Front-end ratio: The housing expense, or front-end, ratio shows how much of your gross (pretax) monthly income would go toward the mortgage payment. As a general guideline, your monthly mortgage payment, including principal, interest, real estate taxes and homeowners insurance, should not exceed 28 percent of your gross monthly income. To calculate your housing expense ratio, multiply your annual salary by 0.28, then divide by 12 (months). The answer is your maximum housing expense ratio.
Back-end ratio: The total debt-to-income, or back-end, ratio, shows how much of your gross income would go toward all of your debt obligations, including mortgage, car loans, child support and alimony, credit card bills, student loans and condominium fees. In general, your total monthly debt obligation should not exceed 36 percent of your gross income. To calculate your debt-to-income ratio, multiply your annual salary by 0.36, then divide by 12 (months). The answer is your maximum allowable debt-to-income ratio.
Take a homebuyer who makes $40,000 a year. The maximum amount for monthly mortgage-related payments at 28 percent of gross income is $933. ($40,000 times 0.28 equals $11,200, and $11,200 divided by 12 months equals $933.33.)
Furthermore, the lender says the total debt payments each month should not exceed 36 percent, which comes to $1,200. ($40,000 times 0.36 equals $14,400, and $14,400 divided by 12 months equals $1,200.
Lenders use slightly different formulas for arriving at “total monthly house payment”. These costs generally include your mortgage principal and interest payment, property taxes as a monthly figure, and hazard insurance as a monthly figure. These four items are referred to as PITI (principal, interest, taxes & insurance). If you’re required to pay private mortgage insurance (PMI) because your down payment is less than 20%, this PMI payment will also be included. If you decide to buy a condominium or town house, the monthly homeowner’s association fees will also be included. Keep in mind, these formulas aren’t cut and dry and things change from lender to lender, so your best bet is to do your research and make the comparisons for yourself.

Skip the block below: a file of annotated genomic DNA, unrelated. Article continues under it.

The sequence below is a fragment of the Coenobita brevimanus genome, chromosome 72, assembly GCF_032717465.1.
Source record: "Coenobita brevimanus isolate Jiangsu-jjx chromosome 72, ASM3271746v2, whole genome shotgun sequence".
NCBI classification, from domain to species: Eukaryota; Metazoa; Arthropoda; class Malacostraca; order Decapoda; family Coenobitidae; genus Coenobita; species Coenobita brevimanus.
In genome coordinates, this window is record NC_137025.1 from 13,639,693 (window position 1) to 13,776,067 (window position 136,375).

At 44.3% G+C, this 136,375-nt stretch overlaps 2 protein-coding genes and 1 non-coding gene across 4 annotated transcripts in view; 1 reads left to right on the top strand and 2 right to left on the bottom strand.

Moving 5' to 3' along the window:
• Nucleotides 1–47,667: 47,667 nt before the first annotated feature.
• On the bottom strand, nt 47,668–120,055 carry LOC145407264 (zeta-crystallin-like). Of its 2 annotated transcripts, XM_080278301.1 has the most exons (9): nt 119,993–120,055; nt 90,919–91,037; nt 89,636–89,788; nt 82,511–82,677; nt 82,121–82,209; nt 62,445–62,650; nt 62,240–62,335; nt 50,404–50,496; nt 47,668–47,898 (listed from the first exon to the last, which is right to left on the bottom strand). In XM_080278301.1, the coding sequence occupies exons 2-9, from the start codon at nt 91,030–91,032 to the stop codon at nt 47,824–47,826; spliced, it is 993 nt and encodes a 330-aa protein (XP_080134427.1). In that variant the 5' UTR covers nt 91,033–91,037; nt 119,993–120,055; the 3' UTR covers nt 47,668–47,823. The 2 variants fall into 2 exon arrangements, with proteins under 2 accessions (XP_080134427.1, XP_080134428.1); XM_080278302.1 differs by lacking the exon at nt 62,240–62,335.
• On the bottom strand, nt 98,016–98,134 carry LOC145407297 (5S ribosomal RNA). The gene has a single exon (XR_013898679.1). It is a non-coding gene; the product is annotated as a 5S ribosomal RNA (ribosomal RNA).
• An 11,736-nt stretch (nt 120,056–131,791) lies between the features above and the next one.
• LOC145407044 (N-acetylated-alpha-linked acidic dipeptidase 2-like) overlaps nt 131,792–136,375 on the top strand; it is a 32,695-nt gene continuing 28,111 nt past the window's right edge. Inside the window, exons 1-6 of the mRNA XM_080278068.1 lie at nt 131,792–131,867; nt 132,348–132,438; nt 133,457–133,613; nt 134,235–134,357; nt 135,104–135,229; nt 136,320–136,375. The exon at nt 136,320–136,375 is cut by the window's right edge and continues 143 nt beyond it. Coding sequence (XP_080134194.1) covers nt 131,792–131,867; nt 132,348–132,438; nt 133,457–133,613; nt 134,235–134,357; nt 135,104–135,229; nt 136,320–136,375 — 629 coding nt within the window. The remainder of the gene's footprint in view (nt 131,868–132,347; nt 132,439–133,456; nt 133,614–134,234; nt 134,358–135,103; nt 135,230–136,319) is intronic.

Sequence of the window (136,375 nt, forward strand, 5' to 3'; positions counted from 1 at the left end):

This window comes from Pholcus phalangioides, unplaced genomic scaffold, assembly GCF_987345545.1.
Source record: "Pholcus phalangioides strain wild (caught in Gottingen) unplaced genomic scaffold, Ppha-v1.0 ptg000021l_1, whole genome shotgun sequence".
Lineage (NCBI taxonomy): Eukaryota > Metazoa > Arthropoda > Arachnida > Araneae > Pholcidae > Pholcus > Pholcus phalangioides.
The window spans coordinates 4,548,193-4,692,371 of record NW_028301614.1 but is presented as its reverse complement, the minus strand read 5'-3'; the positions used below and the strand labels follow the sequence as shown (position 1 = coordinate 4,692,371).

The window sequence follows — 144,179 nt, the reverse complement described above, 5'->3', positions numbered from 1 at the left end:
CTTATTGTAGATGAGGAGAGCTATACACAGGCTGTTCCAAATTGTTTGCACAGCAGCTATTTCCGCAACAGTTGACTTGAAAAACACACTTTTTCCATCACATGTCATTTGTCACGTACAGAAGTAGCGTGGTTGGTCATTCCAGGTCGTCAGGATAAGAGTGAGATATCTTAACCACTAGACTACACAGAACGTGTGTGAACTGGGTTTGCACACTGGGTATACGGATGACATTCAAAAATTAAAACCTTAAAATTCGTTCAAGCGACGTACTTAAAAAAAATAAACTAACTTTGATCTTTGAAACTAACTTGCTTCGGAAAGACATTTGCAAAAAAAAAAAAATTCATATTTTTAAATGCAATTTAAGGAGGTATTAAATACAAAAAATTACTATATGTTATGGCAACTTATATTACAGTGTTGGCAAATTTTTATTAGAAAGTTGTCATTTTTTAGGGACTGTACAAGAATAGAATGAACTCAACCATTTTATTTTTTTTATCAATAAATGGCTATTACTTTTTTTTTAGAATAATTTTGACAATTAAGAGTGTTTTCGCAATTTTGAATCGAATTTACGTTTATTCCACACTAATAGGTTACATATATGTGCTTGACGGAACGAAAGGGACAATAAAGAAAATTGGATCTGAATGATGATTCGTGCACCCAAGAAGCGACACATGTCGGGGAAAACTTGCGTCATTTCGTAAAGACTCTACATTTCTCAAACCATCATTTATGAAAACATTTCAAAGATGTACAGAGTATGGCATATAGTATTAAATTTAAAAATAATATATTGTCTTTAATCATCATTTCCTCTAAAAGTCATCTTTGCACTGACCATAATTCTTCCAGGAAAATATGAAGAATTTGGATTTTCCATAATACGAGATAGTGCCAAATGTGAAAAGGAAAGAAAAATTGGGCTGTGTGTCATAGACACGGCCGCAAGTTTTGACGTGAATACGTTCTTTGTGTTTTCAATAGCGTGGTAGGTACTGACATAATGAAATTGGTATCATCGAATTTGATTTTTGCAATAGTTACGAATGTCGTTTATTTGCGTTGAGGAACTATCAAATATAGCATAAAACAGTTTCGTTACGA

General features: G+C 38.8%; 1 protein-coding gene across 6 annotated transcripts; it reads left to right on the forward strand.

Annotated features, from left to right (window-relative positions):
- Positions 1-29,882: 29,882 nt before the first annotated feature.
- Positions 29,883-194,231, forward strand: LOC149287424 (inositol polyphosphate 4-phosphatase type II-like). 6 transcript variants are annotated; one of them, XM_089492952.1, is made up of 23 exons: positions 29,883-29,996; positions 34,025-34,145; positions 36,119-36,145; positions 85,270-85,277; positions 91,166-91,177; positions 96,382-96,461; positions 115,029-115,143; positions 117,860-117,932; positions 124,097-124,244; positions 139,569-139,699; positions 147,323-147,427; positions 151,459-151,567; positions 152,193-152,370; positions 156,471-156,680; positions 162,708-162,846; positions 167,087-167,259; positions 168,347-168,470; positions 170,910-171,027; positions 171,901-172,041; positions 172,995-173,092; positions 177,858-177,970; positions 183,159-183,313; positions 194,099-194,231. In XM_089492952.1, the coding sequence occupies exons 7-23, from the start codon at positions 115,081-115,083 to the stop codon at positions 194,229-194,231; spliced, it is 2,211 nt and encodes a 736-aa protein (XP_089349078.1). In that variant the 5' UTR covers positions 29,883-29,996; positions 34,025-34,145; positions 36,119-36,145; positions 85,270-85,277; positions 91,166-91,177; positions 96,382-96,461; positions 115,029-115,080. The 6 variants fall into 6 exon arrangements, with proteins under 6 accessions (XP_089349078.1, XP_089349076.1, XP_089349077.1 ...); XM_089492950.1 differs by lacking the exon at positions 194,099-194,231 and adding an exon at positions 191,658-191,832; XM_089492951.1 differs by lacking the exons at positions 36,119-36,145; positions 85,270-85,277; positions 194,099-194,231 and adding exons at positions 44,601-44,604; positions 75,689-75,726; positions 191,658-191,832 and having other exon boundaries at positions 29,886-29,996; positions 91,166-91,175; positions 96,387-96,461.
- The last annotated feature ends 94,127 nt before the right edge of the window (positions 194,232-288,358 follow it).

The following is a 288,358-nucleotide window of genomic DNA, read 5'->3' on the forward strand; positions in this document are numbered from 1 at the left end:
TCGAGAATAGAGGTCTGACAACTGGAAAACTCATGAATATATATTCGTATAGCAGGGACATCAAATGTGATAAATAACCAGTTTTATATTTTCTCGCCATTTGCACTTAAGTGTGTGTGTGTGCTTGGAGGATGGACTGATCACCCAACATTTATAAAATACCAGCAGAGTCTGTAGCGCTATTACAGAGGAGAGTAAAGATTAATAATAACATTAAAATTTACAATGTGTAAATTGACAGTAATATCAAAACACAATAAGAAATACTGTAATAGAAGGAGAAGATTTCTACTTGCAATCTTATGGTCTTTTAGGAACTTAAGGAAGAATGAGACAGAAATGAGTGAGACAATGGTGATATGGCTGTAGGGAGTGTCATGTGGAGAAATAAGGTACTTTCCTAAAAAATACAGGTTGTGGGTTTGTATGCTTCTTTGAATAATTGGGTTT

WHAT DO YOU NEED VS WHAT DO YOU WANT?
Perhaps you know exactly what you want....2,200 square foot ranch style home on a wooded lot. If so, your Realtor can look immediately for only that type of house. On the other hand, if you don’t know what you want, but “you’ll know when you see it”, you need to complete the “Needs and Wants Checklist”. It will help you define what you really “have to have” and really “want to have” in a house and neighborhood. This will help your Realtor considerably when searching for the right homes to show you. When you look at homes, bring this list with you so you can keep a record of your notes on each of the homes you will be touring.
How to lower your DTI
The higher your DTI, the more likely you are to struggle with qualifying for a mortgage and making your monthly mortgage payments.
There are several ways to lower your debt-to-income ratio:
- Avoid taking on more debt
- Don’t make any big purchases on credit before you buy a home
- Try to pay off as much of your current debt as possible before you apply for a mortgage
“The best thing home buyers can do is pay down or pay off high-interest credit card and consumer debt,” says Chris Hiestand, director of marketing at Lenda, an online lending company. “Doing this will improve the back-end ratio and will also boost their credit score. DTI ratios actually don’t impact the mortgage interest rate, but credit scores have a big impact on interest rates.”
And there you have it, my Dear Reader - Home Buying Process Simplified - Step by Step.
You don't have to go at it alone - I am here to help and guide you on #HOME selling and buying journey.
Feel free to contact me anytime and I will gladly assist you with finding its value, current market conditions, marketing and preparing the property for sale.
I am looking forward to hearing from you soon.